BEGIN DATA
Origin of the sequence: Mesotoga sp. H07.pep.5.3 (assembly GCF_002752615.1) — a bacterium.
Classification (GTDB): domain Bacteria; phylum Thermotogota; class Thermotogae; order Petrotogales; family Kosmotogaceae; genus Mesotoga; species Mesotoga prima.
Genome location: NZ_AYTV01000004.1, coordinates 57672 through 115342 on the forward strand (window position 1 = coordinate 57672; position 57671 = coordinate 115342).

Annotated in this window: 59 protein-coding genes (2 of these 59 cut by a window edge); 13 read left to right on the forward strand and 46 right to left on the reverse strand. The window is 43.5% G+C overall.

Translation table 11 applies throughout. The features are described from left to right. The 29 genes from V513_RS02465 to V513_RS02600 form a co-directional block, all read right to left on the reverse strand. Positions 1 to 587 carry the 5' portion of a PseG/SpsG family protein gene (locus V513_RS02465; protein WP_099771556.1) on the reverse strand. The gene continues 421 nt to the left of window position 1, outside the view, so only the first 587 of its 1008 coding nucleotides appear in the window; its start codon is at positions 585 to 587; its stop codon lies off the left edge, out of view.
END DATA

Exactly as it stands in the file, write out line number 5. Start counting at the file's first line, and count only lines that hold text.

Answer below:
Translation table 11 applies throughout. The features are described from left to right. The 29 genes from V513_RS02465 to V513_RS02600 form a co-directional block, all read right to left on the reverse strand. Positions 1 to 587 carry the 5' portion of a PseG/SpsG family protein gene (locus V513_RS02465; protein WP_099771556.1) on the reverse strand. The gene continues 421 nt to the left of window position 1, outside the view, so only the first 587 of its 1008 coding nucleotides appear in the window; its start codon is at positions 585 to 587; its stop codon lies off the left edge, out of view.